The end of the Darwinian interlude
Freeman Dyson has written a fascinating article in this week's New Scientist entitled Make me a hipporoo. The theme of the article is that Darwinian evolution is merely an interlude, that was preceded and will be be followed by a different style of evolution.
Darwinian evolution operates on species. Each species has its own set of genes that carry the biochemical processing "wisdom" that has been accumulated by that species. These genes are not shared between species, so tricks that are discovered by one species cannot be shared across different species, which means that there is a lot of reinvention going on.
An alternative type of evolution, that is akin to the sharing of open source software, occurs in systems where the interspecies boundaries are dissolved. Such a situation held before cells evolved to hold small packets of biochemical processing separately from the surrounding soup, and thus prevented the free sharing of tricks that were discovered by evolution. Free sharing leads to very rapid evolution, in the same way that open source software leads to rapid software development.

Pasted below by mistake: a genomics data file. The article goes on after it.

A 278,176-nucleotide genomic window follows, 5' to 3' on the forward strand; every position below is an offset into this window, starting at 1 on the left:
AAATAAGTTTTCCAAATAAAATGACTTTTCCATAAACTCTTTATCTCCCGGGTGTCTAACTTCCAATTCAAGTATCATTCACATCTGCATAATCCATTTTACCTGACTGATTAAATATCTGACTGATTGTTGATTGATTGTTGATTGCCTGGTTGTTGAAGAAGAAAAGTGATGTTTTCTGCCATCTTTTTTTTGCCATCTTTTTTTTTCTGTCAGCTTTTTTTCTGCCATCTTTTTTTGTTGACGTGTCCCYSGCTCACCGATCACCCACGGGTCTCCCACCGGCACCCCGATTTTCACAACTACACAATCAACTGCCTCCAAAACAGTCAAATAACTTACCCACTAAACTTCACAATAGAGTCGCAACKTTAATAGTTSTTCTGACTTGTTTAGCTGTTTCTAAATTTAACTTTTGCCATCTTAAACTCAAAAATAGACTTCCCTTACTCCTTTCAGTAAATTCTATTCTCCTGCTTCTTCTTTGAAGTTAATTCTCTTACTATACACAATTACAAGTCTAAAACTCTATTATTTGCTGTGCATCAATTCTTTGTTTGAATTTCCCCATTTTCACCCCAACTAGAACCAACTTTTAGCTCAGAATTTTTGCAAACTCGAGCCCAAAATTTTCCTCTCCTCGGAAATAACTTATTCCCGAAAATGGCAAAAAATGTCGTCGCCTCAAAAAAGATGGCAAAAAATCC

When the equipment to sequence genes and to synthesise genes becomes small and cheap, and when the knowledge of how to effectively operate this type of equipment becomes widespread, the boundaries between species will dissolve away. This will lead to the end of the Darwinian interlude. This has already occurred to a limited extent with the (sometimes controversial) transfer of useful genes between species that is currently done. This requires substantial resources to implement, and it is not yet what would be called a "table top" activity, but this limitation will not hold for much longer.
Freeman Dyson is very optimistic about the possibilities for the post-Darwinian era. I wish I could convince myself that he is right. As with all technologies there is the potential for good and bad applications. With nuclear weapons technology you can't produce a weapon in your garage without a lot of outside help, but with "table top" genetic engineering a single individual could conceivably cause havoc. The scenario in the book White Plague by Frank Herbert is a frightening realisation of what could happen.